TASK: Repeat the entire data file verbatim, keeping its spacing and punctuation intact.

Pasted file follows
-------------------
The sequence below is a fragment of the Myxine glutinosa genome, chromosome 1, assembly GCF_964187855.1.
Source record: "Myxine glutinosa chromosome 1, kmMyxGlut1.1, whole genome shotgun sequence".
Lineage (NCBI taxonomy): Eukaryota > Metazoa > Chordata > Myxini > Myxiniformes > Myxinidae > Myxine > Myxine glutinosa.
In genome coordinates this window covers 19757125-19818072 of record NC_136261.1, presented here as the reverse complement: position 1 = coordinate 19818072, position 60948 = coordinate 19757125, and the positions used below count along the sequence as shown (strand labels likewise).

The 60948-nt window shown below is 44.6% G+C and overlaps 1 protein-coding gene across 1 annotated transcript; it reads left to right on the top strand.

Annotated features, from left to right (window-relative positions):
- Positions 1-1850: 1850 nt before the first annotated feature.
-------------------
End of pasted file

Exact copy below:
The sequence below is a fragment of the Myxine glutinosa genome, chromosome 1, assembly GCF_964187855.1.
Source record: "Myxine glutinosa chromosome 1, kmMyxGlut1.1, whole genome shotgun sequence".
Lineage (NCBI taxonomy): Eukaryota > Metazoa > Chordata > Myxini > Myxiniformes > Myxinidae > Myxine > Myxine glutinosa.
In genome coordinates this window covers 19757125-19818072 of record NC_136261.1, presented here as the reverse complement: position 1 = coordinate 19818072, position 60948 = coordinate 19757125, and the positions used below count along the sequence as shown (strand labels likewise).

The 60948-nt window shown below is 44.6% G+C and overlaps 1 protein-coding gene across 1 annotated transcript; it reads left to right on the top strand.

Annotated features, from left to right (window-relative positions):
- Positions 1-1850: 1850 nt before the first annotated feature.